Plan to End Evictions

End Evictions and Keep People in their Homes

Challenges & Principles

Four hundred thousand New York City households are on the brink of eviction. Two hundred thousand faced evictions before COVID-19 hit New York City hard. Evictions were a crisis pre-COVID – the historic rise in homelessness that existed in our city pre-pandemic is, at its root, a crisis of evictions. This pandemic has stolen the lives of over 24,735 New Yorkers – 73% of whom are people of color. And it has destabilized hundreds of thousands more who have lost their jobs or seen wages decrease as businesses have shuttered, many of whom were barely making enough pre-COVID to keep up with rising rents. 

According to an analysis from the ACLU, Black renters are evicted at almost twice the rate of renters who are white. In addition, Black women face even higher rates of eviction. In New York, a June 2020 analysis by the Community Service Society found that between 2017 and 2019, tenants living in majority Black zip codes were more than three times as likely to be evicted than tenants living in majority white zip codes. The report finds that Black, Latinx, and Asian renters are three or four times as likely to report having little or no confidence in being able to make their next rent payment, as compared to white tenants.

We have seen bailouts of corporations – but not for workers who can’t keep up. We need support for tenants and for the small landlords who house them. Stable housing is key to a strong economy, and a city where all New Yorkers can live in dignity. All New Yorkers should feel secure in their homes and the City has an obligation to ensure this security.

Evictions cause short-term homelessness but also increase the risk for long-term housing insecurity. Studies show that evictions in New York City also impact health and lead to an increase of emergency room and mental health hospitalizations; families impacted by evictions experience longer shelter stays and more frequent emergency room visits. These impacts have devastating financial consequences, therefore, for the City’s budget and economic recovery: A 2019 analysis by the Coalition for the Homeless found that it costs the city $47,000 a year to provide emergency shelter to a single adult and $82,000 for a family. When taking into account emergency shelter, emergency room visits, and longer shelter stays, a single eviction costs the City $8,000. An estimated 400,000 families are on the brink of eviction, meaning the cost of evictions for the public is conservatively estimated to be nearly $3.2 billion.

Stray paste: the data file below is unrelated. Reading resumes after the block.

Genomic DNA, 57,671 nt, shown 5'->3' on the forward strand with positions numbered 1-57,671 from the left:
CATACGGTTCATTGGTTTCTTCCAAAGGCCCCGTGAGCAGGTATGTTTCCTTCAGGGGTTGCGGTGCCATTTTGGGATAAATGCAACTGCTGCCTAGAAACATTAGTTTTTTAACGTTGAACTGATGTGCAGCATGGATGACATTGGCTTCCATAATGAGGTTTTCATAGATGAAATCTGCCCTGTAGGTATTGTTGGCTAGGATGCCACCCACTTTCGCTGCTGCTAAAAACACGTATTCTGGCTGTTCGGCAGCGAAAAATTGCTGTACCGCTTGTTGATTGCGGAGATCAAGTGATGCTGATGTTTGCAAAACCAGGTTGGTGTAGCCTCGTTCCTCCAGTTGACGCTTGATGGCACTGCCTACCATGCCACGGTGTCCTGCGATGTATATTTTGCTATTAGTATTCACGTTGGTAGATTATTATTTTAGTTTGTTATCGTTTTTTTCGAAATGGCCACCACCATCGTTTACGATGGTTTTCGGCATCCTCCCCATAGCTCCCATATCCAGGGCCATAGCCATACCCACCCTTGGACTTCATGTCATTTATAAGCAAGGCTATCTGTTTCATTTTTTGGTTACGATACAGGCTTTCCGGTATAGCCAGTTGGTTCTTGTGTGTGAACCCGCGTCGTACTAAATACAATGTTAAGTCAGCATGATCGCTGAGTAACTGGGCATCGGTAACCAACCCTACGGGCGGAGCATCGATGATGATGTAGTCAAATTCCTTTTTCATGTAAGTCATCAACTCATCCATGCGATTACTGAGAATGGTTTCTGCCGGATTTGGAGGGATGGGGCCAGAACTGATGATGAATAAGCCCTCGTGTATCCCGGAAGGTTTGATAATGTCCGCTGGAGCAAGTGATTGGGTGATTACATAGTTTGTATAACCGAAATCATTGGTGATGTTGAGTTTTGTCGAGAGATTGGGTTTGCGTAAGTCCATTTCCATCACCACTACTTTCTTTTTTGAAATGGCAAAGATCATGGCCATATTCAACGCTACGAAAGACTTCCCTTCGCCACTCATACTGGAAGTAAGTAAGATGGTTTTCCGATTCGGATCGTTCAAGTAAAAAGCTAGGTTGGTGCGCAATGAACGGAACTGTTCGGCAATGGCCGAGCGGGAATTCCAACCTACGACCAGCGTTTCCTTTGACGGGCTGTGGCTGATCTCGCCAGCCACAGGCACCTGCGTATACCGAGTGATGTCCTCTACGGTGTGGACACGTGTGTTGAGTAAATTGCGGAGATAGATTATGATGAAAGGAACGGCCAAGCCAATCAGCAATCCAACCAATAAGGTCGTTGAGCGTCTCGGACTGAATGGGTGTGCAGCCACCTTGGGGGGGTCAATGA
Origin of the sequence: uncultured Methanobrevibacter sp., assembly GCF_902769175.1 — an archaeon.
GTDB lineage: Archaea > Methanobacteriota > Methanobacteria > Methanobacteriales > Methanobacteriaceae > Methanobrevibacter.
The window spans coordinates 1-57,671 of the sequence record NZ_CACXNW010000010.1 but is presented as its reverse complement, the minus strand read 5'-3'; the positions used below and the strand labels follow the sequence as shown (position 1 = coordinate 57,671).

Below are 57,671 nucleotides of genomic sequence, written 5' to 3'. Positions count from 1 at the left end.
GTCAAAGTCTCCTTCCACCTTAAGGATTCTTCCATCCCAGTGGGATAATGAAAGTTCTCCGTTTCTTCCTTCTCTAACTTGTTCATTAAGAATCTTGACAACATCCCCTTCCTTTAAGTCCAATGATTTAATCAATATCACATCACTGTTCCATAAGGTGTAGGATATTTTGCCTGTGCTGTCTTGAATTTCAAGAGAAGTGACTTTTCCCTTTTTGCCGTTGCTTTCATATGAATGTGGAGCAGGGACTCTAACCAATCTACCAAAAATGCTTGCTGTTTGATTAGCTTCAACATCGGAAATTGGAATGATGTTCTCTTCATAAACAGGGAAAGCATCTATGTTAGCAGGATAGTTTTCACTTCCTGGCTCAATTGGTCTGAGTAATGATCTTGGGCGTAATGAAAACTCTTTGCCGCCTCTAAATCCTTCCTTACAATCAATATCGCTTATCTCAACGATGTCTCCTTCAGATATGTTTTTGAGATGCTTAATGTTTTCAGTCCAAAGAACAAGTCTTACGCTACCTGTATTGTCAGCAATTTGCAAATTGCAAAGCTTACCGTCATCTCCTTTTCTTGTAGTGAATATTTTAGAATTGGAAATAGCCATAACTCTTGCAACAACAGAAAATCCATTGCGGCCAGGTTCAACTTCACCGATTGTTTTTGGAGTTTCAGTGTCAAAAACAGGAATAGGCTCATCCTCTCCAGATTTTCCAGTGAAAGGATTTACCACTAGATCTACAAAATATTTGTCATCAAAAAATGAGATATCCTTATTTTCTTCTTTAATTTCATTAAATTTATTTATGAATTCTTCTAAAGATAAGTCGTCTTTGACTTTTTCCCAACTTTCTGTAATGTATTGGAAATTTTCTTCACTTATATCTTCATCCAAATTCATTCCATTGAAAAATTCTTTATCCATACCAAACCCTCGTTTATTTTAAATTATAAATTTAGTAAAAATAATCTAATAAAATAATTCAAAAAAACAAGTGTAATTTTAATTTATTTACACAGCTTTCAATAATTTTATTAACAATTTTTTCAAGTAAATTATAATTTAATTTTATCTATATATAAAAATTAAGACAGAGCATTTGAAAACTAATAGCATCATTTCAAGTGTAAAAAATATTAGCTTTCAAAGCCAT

But in order to keep people in their homes, and realize the humanitarian benefits and financial savings from doing so, we need to make a significant initial investment in direct rent relief. 

This week, Congressional Republicans finally stopped playing politics with people’s lives and a COVID-19 relief package was passed. Based on initial estimates, we anticipate $251M in Emergency Rental Assistance funding for the City. This will provide much-needed relief, but it still does not come close to addressing the massive housing crisis that has been exacerbated by this pandemic. 

We need a plan to:

  1. Provide long-term solutions and stability instead of continuing the destabilizing pattern of providing month-by-month aid that does nothing to ease the painful psychic burden of housing uncertainty;
  2. Stop New Yorkers hit by the crisis from being evicted;
  3. Help small and nonprofit landlords who cannot afford to absorb the loss of nonpayments; and
  4. Address the reality that many families will still fall into homelessness and require rapid relief to remain in, or return to, housing.

A Wiley Mayoral administration will direct federal stimulus money and funds from new progressive revenue sources, which might include a pied a terre tax, a vacancy tax, a mansion tax, and a stock transfer tax to address this problem holistically. We will partner with allies in Albany to ensure that New York City receives a proportionate share of the funds generated from these new revenue streams to adequately respond to the housing crisis.